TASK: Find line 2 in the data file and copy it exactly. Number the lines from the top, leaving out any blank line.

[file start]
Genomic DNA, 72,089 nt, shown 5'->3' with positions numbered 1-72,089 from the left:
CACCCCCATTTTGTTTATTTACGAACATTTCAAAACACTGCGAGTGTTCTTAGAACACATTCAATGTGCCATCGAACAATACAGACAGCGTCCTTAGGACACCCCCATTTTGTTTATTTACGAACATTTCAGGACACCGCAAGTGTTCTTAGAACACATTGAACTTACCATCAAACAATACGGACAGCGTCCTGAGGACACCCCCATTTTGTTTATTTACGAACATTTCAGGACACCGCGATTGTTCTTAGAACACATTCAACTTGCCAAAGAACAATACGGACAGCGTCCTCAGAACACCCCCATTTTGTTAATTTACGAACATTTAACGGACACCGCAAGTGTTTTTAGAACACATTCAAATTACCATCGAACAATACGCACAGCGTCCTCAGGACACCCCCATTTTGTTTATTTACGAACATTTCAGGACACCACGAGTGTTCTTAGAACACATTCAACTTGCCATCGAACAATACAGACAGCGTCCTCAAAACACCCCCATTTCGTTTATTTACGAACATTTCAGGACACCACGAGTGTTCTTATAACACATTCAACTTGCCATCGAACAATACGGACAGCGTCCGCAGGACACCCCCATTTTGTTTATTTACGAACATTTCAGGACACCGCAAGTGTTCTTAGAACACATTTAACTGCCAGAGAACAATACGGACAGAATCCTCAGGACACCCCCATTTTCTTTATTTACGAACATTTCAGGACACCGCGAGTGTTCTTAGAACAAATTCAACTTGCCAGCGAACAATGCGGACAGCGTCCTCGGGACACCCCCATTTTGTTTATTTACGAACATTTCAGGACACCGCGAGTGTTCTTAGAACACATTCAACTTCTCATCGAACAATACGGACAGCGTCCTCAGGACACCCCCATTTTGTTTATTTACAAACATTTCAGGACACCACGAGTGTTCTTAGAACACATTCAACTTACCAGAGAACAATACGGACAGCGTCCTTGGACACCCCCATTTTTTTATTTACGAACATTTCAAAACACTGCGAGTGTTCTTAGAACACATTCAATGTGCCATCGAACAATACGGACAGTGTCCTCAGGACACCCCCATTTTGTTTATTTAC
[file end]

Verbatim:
CACCCCCATTTTGTTTATTTACGAACATTTCAAAACACTGCGAGTGTTCTTAGAACACATTCAATGTGCCATCGAACAATACAGACAGCGTCCTTAGGACACCCCCATTTTGTTTATTTACGAACATTTCAGGACACCGCAAGTGTTCTTAGAACACATTGAACTTACCATCAAACAATACGGACAGCGTCCTGAGGACACCCCCATTTTGTTTATTTACGAACATTTCAGGACACCGCGATTGTTCTTAGAACACATTCAACTTGCCAAAGAACAATACGGACAGCGTCCTCAGAACACCCCCATTTTGTTAATTTACGAACATTTAACGGACACCGCAAGTGTTTTTAGAACACATTCAAATTACCATCGAACAATACGCACAGCGTCCTCAGGACACCCCCATTTTGTTTATTTACGAACATTTCAGGACACCACGAGTGTTCTTAGAACACATTCAACTTGCCATCGAACAATACAGACAGCGTCCTCAAAACACCCCCATTTCGTTTATTTACGAACATTTCAGGACACCACGAGTGTTCTTATAACACATTCAACTTGCCATCGAACAATACGGACAGCGTCCGCAGGACACCCCCATTTTGTTTATTTACGAACATTTCAGGACACCGCAAGTGTTCTTAGAACACATTTAACTGCCAGAGAACAATACGGACAGAATCCTCAGGACACCCCCATTTTCTTTATTTACGAACATTTCAGGACACCGCGAGTGTTCTTAGAACAAATTCAACTTGCCAGCGAACAATGCGGACAGCGTCCTCGGGACACCCCCATTTTGTTTATTTACGAACATTTCAGGACACCGCGAGTGTTCTTAGAACACATTCAACTTCTCATCGAACAATACGGACAGCGTCCTCAGGACACCCCCATTTTGTTTATTTACAAACATTTCAGGACACCACGAGTGTTCTTAGAACACATTCAACTTACCAGAGAACAATACGGACAGCGTCCTTGGACACCCCCATTTTTTTATTTACGAACATTTCAAAACACTGCGAGTGTTCTTAGAACACATTCAATGTGCCATCGAACAATACGGACAGTGTCCTCAGGACACCCCCATTTTGTTTATTTAC